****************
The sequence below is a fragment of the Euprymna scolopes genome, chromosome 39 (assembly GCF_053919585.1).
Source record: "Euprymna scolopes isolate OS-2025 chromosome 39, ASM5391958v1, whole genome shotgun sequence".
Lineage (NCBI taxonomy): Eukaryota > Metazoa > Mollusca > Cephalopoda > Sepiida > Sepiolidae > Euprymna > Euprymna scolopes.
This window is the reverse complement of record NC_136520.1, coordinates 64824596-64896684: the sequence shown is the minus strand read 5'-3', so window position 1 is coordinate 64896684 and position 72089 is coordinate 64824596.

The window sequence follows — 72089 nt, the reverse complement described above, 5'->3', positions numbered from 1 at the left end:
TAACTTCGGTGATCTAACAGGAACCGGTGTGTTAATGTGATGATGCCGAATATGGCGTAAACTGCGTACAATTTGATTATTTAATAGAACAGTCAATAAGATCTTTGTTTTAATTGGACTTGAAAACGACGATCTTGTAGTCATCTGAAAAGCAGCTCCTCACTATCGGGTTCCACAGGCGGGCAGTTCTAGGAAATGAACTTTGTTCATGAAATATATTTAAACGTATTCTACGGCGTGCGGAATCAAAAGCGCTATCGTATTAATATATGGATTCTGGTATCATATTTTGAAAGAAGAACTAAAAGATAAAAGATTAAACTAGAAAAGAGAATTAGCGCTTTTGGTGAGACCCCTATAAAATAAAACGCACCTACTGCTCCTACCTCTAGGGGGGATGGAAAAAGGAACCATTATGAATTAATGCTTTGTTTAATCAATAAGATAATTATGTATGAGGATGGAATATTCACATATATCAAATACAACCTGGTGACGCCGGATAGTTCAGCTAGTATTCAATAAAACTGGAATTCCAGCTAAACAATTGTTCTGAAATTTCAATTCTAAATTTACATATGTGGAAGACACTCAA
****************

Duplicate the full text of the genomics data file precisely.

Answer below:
The sequence below is a fragment of the Euprymna scolopes genome, chromosome 39 (assembly GCF_053919585.1).
Source record: "Euprymna scolopes isolate OS-2025 chromosome 39, ASM5391958v1, whole genome shotgun sequence".
Lineage (NCBI taxonomy): Eukaryota > Metazoa > Mollusca > Cephalopoda > Sepiida > Sepiolidae > Euprymna > Euprymna scolopes.
This window is the reverse complement of record NC_136520.1, coordinates 64824596-64896684: the sequence shown is the minus strand read 5'-3', so window position 1 is coordinate 64896684 and position 72089 is coordinate 64824596.

The window sequence follows — 72089 nt, the reverse complement described above, 5'->3', positions numbered from 1 at the left end:
TAACTTCGGTGATCTAACAGGAACCGGTGTGTTAATGTGATGATGCCGAATATGGCGTAAACTGCGTACAATTTGATTATTTAATAGAACAGTCAATAAGATCTTTGTTTTAATTGGACTTGAAAACGACGATCTTGTAGTCATCTGAAAAGCAGCTCCTCACTATCGGGTTCCACAGGCGGGCAGTTCTAGGAAATGAACTTTGTTCATGAAATATATTTAAACGTATTCTACGGCGTGCGGAATCAAAAGCGCTATCGTATTAATATATGGATTCTGGTATCATATTTTGAAAGAAGAACTAAAAGATAAAAGATTAAACTAGAAAAGAGAATTAGCGCTTTTGGTGAGACCCCTATAAAATAAAACGCACCTACTGCTCCTACCTCTAGGGGGGATGGAAAAAGGAACCATTATGAATTAATGCTTTGTTTAATCAATAAGATAATTATGTATGAGGATGGAATATTCACATATATCAAATACAACCTGGTGACGCCGGATAGTTCAGCTAGTATTCAATAAAACTGGAATTCCAGCTAAACAATTGTTCTGAAATTTCAATTCTAAATTTACATATGTGGAAGACACTCAA